The elephant in the room when it comes to mobile apps is, of course, the budget. We started by building an interactive website because we feared we didn’t have the resources to build and maintain an iOS/Android app. Only later did we discover a beautiful loophole that allowed us to port the website into an iOS app: keep the scope modest and use Xcode (Apple’s development toolkit)’s native, drag-and-drop tools. In this way, we managed to launch the app without breaking the bank.

1:5 is not a bad ratio for review copies

With the help of DeBartlo & Co., we sent out plenty of review copies to both “professional” and “amateur” reviewers (though the line between them is increasingly blurry).

About 150 printed books and 10 ebooks went out to mainstream book reviewers and bloggers, and got us eight reviews and interviews so far:

We sent out 80 printed books and 40 ebooks to selected Goodreads/Amazon reviewers (after emailing them first to see if they were interested). So far, that has generated 7 reviews on Amazon and 16 ratings/reviews on Goodreads, as well as a few mentions on readers’ blogs.

To sum it all up, we got a 1 : 20 ratio of reviews to review copies that we sent out to mainstream media and literary blogs; whereas it was a 1 : 5.2 ratio for copies to Amazon/Goodreads reviewers. This was clearly a good investment of time and money (particularly because the reviews from both professionals and amateurs were overwhelmingly positive).

Why are we discussing review copies in an article on digital experimentation? That’s exactly the point – we failed to think digitally. We had a very traditional view of the process of sending out advance copies for review. Fortunately, DeBartlo & Co. helped us create PDFs which could be sent around with ease in response to requests for digital copies. But as the publisher, our own planning was too traditional.

Facebook ads work for app downloads, but that’s about it

For Snow and Shadow, we invested in online ads to promote the book website, the book’s Facebook page, the Kindle ebook, and the iOS app:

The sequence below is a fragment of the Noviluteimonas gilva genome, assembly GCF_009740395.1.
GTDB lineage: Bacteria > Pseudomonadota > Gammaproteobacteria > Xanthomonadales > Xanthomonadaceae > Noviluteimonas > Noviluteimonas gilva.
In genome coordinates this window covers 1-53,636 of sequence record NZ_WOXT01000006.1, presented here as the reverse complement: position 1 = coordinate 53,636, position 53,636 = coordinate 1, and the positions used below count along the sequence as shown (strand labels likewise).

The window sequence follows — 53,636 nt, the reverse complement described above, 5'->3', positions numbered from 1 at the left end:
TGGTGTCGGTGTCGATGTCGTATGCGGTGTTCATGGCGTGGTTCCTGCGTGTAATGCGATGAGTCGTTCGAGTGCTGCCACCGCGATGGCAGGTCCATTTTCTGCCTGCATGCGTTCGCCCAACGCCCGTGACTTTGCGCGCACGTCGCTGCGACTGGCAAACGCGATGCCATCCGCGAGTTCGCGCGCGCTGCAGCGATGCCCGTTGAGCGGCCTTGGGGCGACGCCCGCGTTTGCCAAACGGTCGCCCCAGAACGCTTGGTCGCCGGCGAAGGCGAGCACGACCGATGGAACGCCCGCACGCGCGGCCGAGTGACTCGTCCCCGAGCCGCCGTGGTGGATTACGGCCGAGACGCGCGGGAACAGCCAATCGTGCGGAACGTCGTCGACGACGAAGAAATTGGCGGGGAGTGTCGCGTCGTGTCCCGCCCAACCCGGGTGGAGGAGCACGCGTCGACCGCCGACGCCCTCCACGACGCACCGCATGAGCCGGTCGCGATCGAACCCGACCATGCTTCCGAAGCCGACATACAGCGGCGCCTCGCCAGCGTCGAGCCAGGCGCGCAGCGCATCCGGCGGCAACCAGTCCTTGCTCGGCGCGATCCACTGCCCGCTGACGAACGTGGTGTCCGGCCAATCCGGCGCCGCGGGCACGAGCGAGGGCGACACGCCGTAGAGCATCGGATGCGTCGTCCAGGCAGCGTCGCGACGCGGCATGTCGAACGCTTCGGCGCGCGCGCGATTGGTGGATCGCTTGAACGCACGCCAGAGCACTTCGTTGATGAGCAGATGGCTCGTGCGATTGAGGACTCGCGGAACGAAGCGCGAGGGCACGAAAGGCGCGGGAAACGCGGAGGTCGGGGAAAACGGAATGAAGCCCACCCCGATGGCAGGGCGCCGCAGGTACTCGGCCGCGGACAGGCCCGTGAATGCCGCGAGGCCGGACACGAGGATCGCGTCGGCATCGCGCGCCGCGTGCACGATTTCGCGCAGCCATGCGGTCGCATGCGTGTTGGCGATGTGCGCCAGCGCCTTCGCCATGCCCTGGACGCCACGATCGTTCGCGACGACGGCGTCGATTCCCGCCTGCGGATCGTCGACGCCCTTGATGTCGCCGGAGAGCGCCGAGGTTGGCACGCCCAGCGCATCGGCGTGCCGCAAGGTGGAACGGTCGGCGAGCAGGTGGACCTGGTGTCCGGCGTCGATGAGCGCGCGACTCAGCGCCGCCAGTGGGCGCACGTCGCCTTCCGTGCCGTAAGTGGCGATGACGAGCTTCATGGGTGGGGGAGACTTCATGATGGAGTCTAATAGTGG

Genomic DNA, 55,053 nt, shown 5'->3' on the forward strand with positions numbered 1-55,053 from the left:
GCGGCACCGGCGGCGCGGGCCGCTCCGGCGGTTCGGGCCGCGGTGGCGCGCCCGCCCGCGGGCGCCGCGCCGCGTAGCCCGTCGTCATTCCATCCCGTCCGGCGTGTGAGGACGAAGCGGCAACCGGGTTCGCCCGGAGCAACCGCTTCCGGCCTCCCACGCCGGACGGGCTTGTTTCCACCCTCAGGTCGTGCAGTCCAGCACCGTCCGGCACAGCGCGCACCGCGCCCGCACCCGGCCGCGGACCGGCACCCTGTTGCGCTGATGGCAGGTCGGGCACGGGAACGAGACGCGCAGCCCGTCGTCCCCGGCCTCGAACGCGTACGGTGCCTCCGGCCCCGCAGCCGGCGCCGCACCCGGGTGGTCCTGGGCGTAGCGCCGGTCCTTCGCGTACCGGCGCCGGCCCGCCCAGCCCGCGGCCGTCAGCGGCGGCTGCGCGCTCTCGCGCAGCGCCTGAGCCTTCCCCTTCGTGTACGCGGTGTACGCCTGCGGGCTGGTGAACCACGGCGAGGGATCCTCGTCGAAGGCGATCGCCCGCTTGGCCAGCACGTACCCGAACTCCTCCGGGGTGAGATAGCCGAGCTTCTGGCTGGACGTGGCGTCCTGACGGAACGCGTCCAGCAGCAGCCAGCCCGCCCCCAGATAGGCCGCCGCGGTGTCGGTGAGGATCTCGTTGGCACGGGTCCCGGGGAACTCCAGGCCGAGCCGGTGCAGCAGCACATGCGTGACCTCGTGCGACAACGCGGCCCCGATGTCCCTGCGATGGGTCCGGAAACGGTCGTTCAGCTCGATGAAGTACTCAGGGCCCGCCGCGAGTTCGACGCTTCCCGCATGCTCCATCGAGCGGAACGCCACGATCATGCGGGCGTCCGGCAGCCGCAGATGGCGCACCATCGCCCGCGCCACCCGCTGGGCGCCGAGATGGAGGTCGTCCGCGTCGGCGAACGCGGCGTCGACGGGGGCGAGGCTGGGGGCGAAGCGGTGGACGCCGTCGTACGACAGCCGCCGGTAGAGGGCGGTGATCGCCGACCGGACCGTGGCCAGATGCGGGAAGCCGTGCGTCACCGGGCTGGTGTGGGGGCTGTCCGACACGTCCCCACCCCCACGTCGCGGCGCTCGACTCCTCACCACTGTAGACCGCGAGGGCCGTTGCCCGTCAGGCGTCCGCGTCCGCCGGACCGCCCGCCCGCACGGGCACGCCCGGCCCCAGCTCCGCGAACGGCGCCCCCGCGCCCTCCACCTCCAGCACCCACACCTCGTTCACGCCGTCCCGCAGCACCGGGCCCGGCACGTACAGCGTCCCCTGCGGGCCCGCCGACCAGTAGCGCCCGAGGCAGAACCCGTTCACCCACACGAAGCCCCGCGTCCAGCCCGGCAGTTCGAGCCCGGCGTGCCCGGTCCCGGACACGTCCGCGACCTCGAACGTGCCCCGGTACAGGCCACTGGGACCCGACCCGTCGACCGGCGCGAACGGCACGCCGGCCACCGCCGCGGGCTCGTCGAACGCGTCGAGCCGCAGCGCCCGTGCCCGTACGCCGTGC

• Google Adwords worked to get people to the book website. We used search ads with remarketing, rather than display network ads (which based on past experience can generate a flood of clicks from dubious sources), and we intentionally bid higher for competitive keywords. At an investment upwards of a thousand dollars, Adwords was responsible for about 70% of the traffic to the site during the first few months. But at over $5 CPC (cost-per-click), we did not get the ROI to justify continuing the campaign – only 23 website visitors clicked on our link to Amazon to make a purchase. Campaigns for two of our earlier books, where the ad links went directly to the Kindle page, had been only marginally more cost-effective. So after three tries, we have yet to achieve satisfactory ROI promoting a book with Adwords.
  • Facebook worked to get likes on a Facebook page, and to get attendance at our launch reading event. However, a Facebook ad campaign in conjunction with Kindle pricing tests (ranging from $1.99 to $9.99) generated plenty of clicks at $0.81 CPC, but with negligible impact on sales. Again, the ROI wasn’t there.
  • Facebook ads successfully led to mobile app downloads. We supported our app with a small-scale, one-month Facebook ad campaign, at a total cost of $330. iTunes recorded 70 downloads during that period, which meant the campaign cost us $4.70 per download. Contrast this to our $5 CPC for the Adwords campaign – an app download is a multi-step process, yet it ended up being cheaper than a single-step click. (Oddly, our Facebook ad analytics did not register any downloads, which may have been because of the way we set up the campaign, but the downloads were clearly resulting from our Facebook ads.)

Overall, with the exception of mobile app downloads, both Google and Facebook ads were disappointing in terms of fostering actual engagement (book sales and comments/likes on posts).